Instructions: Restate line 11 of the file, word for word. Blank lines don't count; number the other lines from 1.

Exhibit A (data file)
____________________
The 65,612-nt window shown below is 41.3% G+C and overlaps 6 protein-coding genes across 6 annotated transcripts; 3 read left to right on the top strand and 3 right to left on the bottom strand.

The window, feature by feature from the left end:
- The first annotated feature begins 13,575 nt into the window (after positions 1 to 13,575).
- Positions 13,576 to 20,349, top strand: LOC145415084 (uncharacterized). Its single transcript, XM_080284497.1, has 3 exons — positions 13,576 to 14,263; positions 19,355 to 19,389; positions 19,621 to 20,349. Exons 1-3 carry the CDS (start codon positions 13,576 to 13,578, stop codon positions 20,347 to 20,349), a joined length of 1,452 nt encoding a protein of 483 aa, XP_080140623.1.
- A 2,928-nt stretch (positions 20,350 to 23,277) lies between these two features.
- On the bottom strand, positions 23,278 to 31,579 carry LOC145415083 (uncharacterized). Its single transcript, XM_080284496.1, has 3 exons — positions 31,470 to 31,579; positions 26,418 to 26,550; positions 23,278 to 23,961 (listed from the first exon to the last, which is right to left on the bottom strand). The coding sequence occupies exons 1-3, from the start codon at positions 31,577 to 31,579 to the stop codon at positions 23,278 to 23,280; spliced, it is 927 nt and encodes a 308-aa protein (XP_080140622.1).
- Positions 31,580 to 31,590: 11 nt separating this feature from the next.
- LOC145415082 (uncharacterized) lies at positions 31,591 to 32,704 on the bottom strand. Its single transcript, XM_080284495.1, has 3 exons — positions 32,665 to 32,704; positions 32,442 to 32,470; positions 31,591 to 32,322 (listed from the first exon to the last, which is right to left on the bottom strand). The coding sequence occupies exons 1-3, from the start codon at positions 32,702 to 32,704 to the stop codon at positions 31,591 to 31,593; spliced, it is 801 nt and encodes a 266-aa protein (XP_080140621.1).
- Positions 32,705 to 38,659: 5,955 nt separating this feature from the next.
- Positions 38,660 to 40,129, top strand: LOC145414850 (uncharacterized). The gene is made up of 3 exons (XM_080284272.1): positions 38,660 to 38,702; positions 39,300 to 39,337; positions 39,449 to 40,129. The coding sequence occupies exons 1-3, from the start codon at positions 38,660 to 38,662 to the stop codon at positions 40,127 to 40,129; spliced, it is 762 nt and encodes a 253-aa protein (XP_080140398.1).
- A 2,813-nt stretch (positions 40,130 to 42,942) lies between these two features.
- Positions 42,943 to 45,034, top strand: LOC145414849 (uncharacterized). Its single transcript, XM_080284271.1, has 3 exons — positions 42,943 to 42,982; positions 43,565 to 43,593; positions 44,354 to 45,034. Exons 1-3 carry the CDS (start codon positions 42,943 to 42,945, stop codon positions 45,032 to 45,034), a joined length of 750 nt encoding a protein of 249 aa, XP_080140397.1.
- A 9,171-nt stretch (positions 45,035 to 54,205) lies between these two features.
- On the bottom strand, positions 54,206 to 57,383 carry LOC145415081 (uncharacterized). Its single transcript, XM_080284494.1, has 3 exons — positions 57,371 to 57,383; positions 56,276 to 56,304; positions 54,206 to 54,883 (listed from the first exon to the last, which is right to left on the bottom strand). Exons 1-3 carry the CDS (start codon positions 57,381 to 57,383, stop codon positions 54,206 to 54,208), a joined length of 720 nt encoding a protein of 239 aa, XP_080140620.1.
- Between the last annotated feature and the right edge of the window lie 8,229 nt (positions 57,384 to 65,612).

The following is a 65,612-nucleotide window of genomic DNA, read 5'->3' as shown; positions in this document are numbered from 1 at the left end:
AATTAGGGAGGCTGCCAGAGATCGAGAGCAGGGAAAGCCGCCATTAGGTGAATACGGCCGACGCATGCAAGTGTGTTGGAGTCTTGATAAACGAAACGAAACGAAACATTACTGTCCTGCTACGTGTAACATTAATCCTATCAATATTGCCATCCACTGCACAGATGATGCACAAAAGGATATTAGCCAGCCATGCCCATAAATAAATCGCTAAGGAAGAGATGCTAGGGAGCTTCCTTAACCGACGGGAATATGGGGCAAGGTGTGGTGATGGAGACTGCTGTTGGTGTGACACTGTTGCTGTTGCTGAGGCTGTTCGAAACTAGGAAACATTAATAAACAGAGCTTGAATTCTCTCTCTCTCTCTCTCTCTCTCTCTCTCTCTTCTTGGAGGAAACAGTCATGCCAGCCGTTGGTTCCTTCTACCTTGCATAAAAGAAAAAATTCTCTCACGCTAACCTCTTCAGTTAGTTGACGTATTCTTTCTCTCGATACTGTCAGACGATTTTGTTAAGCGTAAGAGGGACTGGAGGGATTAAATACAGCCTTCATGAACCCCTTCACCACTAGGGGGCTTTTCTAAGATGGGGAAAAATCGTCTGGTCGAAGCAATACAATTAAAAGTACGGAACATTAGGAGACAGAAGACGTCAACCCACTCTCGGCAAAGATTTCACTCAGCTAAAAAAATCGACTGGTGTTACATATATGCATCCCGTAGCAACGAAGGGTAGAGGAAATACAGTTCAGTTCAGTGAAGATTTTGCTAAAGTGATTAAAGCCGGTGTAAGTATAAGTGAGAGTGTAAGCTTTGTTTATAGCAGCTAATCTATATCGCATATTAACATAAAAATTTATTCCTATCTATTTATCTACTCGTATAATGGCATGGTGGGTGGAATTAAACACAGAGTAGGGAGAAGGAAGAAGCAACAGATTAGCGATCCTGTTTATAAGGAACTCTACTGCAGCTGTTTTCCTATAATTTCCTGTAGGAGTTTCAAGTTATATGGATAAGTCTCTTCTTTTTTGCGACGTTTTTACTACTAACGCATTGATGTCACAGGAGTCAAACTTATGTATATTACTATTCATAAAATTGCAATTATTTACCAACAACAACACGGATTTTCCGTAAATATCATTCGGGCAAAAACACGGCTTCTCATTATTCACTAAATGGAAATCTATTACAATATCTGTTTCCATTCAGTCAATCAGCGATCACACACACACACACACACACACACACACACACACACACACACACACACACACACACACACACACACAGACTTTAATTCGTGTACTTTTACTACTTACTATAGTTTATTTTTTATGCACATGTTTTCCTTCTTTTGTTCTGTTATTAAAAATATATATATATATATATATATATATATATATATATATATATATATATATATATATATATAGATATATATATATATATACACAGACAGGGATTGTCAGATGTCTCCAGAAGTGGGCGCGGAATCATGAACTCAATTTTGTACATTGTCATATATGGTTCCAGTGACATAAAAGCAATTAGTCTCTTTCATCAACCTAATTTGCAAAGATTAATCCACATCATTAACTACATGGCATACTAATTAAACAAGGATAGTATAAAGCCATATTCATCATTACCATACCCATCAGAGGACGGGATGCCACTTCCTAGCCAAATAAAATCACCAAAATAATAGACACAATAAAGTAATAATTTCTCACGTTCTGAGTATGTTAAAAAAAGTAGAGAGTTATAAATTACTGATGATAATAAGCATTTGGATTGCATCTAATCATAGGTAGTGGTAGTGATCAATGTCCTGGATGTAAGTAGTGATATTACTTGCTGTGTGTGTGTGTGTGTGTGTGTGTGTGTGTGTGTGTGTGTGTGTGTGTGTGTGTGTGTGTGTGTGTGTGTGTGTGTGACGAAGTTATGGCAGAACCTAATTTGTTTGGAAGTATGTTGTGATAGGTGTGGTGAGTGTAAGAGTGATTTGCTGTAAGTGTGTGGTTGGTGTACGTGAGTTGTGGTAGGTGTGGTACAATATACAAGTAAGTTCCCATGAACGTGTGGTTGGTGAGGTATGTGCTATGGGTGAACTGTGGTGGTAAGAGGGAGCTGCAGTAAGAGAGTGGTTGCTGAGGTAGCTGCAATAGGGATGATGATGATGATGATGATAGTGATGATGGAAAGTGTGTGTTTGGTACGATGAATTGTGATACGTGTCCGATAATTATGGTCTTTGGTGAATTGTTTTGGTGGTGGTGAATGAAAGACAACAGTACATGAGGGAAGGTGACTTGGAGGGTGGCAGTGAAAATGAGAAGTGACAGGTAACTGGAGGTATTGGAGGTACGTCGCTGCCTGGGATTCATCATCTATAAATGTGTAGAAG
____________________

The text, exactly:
- A 2,813-nt stretch (positions 40,130 to 42,942) lies between these two features.